Electric and hybrid vehicles must become more affordable for consumers and more profitable for producers, according to GKN.
For that to happen, suppliers must find new and better ways to make electric propulsion more economically viable.
GKN Automotive’s technology roadmap focuses on reducing the premium for e-mobility, while maximising the benefits. Lower costs, optimum efficiency, NVH refinement, and effective all-wheel drive (AWD) system integration will be critical success factors for programs.
Progress on electrification is already being made as manufacturers commit to electrifying their fleets and a growing number of products become available. GKN Automotive has played a significant role in this process, applying its driveline and all-wheel drive expertise to scale up production of systems that support e-mobility.
“NVH issues will be critical to the success of e-mobility programs and brand reputations, ” says GKN white paper on the future of EVS.
The process will accelerate over the course of the next decade with forecasts all pointing to fundamental shifts in key markets. By 2026, one in every 10 vehicles sold worldwide will be a battery electric vehicle. China sees a huge potential payoff in being the technology leader in this field, and will account for a third of the total world car production by 2030.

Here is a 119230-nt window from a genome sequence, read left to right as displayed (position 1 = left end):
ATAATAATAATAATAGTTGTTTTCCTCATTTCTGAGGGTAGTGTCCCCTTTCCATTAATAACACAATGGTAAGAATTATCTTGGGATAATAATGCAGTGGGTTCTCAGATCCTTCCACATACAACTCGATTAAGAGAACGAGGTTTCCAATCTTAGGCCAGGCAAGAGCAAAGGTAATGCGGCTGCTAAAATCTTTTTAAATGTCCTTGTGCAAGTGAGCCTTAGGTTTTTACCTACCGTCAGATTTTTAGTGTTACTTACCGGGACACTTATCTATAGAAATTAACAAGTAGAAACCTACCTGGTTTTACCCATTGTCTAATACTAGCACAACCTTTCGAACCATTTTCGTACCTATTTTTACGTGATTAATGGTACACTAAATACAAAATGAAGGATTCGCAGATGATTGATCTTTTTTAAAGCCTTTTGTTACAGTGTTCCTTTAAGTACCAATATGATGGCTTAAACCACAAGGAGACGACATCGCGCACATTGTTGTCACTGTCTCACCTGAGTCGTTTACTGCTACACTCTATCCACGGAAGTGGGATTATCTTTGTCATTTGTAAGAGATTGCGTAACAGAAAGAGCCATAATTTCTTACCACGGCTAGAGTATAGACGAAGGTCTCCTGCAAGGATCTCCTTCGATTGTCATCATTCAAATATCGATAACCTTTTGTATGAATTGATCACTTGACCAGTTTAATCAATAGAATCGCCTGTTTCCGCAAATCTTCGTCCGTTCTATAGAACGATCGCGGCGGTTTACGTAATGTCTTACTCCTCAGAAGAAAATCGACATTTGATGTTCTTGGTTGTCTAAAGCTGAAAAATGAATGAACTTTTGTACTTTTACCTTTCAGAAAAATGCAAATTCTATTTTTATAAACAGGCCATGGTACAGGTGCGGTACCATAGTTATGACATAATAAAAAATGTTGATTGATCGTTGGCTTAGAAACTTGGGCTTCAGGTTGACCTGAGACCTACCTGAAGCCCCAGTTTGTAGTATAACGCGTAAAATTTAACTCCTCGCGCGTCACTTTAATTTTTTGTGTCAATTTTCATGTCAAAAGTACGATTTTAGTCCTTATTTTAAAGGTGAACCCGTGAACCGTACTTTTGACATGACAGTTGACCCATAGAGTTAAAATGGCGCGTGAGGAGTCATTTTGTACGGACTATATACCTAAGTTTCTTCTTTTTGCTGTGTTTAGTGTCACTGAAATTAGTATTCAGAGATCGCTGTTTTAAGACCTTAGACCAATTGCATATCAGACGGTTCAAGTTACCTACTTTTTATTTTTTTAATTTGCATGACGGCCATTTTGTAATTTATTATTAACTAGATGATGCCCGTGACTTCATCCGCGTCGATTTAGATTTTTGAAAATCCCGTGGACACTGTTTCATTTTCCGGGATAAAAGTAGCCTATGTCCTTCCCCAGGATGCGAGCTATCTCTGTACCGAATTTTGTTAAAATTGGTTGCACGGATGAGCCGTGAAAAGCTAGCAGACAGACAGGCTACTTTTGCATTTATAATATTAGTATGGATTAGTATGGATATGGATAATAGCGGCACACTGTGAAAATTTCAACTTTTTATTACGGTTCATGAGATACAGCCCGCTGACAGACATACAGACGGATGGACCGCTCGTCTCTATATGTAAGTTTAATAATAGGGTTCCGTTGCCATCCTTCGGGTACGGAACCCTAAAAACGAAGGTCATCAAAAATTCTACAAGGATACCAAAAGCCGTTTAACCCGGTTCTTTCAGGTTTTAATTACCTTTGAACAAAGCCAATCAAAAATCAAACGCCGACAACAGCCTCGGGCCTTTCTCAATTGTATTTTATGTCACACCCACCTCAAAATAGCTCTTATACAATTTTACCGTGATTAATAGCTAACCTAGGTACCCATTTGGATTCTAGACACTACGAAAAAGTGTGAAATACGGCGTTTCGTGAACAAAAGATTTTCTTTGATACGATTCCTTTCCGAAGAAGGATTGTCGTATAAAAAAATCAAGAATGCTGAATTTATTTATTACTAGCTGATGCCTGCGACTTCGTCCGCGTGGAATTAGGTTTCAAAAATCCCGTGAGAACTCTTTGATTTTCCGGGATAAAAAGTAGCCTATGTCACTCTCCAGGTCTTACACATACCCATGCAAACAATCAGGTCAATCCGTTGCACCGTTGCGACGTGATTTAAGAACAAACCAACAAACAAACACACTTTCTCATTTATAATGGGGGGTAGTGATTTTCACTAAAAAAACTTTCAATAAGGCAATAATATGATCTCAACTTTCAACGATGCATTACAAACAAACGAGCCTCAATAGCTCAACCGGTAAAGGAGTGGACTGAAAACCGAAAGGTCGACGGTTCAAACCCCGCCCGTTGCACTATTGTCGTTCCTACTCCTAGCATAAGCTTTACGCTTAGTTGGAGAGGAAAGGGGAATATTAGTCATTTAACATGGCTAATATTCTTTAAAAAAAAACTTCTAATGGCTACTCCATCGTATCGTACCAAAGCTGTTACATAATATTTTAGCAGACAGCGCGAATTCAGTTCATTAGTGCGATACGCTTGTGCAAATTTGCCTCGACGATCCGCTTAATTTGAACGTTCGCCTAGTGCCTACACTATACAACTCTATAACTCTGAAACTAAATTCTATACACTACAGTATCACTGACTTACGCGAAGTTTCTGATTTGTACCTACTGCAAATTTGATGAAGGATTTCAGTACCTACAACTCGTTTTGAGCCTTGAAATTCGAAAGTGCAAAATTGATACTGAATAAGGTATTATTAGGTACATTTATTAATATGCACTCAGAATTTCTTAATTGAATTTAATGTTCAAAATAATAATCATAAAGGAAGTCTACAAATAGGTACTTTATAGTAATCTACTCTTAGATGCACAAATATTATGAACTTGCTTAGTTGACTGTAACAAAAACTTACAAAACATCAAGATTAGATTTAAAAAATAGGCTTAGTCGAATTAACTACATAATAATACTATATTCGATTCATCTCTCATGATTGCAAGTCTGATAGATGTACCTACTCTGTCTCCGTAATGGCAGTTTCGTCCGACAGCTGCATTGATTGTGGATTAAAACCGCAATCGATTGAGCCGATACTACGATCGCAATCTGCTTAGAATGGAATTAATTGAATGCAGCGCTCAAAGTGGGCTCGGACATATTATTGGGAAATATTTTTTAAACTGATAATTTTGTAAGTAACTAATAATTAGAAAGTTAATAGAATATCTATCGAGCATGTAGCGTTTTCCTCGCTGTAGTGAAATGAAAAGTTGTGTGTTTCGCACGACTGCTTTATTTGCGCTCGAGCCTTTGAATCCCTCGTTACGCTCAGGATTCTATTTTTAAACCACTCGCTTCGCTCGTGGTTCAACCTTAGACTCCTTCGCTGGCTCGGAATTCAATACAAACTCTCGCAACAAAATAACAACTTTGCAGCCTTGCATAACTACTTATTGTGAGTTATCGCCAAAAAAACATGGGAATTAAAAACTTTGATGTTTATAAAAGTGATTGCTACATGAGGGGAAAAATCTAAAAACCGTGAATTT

Regulation is the main driver there and in Europe and the US, with CO2 penalties providing a powerful financial incentive for automakers. Changes in consumer preferences are further increasing the competitive pressure on vehicle manufacturers.
In Europe, the market’s shift from diesel to gasoline engines is resulting in higher fleet average CO2 emissions and is making the short- and medium-term outlook more fluid and difficult to predict. To avoid higher penalties, automakers must expand and accelerate their electrification plans.
More models are offering e-mobility and electric driving ranges are increasing. For the last generation of plug-in hybrids, an electric range of around 20km was typical. A new generation is increasing this to more than 45km and some applications are already offering 60km.
The continued high cost of batteries mean the economics of e-mobility remain challenging. Batteries will continue to be the highest cost item in an EV for some time. With battery prices of around €150 per kWh, the energy storage can add €9,000 to the vehicle’s price. As a result, the current cost-gap between EVs and ICEs can be thousands of dollars – with many sold at a loss.